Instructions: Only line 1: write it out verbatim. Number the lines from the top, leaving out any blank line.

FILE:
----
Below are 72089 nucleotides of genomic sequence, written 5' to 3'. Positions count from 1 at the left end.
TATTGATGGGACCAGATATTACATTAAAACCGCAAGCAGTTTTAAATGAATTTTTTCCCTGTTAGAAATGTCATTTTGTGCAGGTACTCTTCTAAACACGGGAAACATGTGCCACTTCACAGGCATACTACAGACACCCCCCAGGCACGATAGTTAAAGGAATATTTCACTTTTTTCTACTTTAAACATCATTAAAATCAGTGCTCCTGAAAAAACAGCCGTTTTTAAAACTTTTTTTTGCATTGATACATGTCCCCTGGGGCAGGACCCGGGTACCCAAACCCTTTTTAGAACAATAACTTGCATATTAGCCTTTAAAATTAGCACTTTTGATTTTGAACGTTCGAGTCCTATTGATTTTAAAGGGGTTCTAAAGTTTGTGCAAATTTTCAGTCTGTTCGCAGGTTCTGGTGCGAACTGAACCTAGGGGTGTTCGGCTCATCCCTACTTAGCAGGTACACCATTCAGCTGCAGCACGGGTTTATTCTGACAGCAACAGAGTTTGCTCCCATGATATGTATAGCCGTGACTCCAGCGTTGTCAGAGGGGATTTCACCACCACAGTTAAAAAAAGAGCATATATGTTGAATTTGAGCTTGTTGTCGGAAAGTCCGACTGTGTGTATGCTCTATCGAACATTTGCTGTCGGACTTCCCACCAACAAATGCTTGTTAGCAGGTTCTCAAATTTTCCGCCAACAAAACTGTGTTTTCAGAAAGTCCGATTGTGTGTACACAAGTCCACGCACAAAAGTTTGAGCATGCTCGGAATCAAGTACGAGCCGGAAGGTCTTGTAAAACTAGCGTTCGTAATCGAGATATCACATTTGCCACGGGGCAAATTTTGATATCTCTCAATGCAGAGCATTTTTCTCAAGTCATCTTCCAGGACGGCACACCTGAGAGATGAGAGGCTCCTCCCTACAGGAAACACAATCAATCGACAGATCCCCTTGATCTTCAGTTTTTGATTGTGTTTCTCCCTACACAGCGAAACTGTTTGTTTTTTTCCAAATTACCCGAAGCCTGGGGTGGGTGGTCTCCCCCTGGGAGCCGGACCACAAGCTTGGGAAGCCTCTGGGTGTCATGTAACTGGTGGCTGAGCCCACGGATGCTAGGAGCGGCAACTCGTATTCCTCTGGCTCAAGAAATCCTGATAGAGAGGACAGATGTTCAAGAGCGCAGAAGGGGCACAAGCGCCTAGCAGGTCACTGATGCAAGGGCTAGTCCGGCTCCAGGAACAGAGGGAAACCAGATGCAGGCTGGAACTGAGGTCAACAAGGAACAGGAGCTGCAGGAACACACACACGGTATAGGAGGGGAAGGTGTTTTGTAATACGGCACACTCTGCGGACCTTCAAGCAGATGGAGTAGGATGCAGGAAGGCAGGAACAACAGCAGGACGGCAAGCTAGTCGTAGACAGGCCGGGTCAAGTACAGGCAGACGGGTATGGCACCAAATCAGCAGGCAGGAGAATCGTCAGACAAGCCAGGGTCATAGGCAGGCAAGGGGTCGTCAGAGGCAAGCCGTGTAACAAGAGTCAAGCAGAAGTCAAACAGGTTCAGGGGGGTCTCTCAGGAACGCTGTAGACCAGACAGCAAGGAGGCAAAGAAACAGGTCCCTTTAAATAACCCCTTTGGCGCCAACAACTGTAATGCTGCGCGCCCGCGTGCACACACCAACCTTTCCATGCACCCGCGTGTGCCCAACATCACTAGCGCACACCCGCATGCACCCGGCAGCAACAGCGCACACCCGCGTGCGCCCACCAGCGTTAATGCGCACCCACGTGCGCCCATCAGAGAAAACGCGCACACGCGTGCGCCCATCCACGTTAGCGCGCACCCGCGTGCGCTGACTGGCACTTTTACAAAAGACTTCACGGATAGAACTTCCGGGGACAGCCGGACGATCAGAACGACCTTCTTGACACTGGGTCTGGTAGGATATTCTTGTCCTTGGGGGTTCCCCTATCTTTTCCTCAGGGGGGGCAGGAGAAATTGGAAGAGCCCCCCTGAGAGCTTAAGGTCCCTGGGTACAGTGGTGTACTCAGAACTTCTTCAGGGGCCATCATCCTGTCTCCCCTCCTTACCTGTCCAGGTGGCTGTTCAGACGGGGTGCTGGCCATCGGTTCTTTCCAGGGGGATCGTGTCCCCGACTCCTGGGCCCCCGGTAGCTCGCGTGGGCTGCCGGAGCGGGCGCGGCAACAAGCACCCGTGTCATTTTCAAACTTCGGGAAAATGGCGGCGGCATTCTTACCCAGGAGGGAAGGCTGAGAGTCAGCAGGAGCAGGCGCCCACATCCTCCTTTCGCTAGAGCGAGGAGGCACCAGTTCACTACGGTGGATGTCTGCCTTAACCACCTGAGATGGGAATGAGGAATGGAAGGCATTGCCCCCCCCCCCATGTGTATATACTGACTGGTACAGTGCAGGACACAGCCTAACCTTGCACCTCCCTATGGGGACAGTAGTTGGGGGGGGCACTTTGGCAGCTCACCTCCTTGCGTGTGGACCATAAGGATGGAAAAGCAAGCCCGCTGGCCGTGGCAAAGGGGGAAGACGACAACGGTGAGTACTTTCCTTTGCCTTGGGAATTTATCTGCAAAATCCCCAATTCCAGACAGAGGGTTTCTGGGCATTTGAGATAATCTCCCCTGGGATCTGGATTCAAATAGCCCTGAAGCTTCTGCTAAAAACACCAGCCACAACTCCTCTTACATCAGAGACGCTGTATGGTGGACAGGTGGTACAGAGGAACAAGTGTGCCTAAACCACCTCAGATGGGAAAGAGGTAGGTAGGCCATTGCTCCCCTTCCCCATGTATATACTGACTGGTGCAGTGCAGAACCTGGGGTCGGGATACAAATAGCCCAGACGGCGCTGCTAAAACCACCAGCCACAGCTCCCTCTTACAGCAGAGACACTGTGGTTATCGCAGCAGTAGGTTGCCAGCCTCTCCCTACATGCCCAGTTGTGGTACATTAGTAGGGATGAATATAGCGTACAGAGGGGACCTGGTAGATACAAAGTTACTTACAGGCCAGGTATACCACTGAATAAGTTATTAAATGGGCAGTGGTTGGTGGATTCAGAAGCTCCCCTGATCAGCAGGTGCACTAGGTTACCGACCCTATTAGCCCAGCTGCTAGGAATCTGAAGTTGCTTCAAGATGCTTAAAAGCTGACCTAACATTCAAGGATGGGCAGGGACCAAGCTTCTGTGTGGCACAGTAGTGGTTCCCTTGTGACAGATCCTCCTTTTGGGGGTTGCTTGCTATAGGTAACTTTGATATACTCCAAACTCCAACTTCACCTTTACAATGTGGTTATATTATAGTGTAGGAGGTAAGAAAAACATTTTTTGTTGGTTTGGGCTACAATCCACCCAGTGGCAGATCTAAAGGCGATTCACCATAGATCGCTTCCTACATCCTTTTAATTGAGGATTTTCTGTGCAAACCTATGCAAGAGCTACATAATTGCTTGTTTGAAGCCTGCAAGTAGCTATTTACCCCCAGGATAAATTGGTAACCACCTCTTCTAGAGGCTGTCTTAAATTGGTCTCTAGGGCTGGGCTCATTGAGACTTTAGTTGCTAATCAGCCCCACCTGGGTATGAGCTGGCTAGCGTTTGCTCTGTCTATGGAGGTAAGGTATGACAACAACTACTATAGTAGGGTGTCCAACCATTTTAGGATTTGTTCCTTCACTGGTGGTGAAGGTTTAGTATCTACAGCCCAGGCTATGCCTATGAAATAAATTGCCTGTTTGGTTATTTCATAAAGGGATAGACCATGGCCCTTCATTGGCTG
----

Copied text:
Below are 72089 nucleotides of genomic sequence, written 5' to 3'. Positions count from 1 at the left end.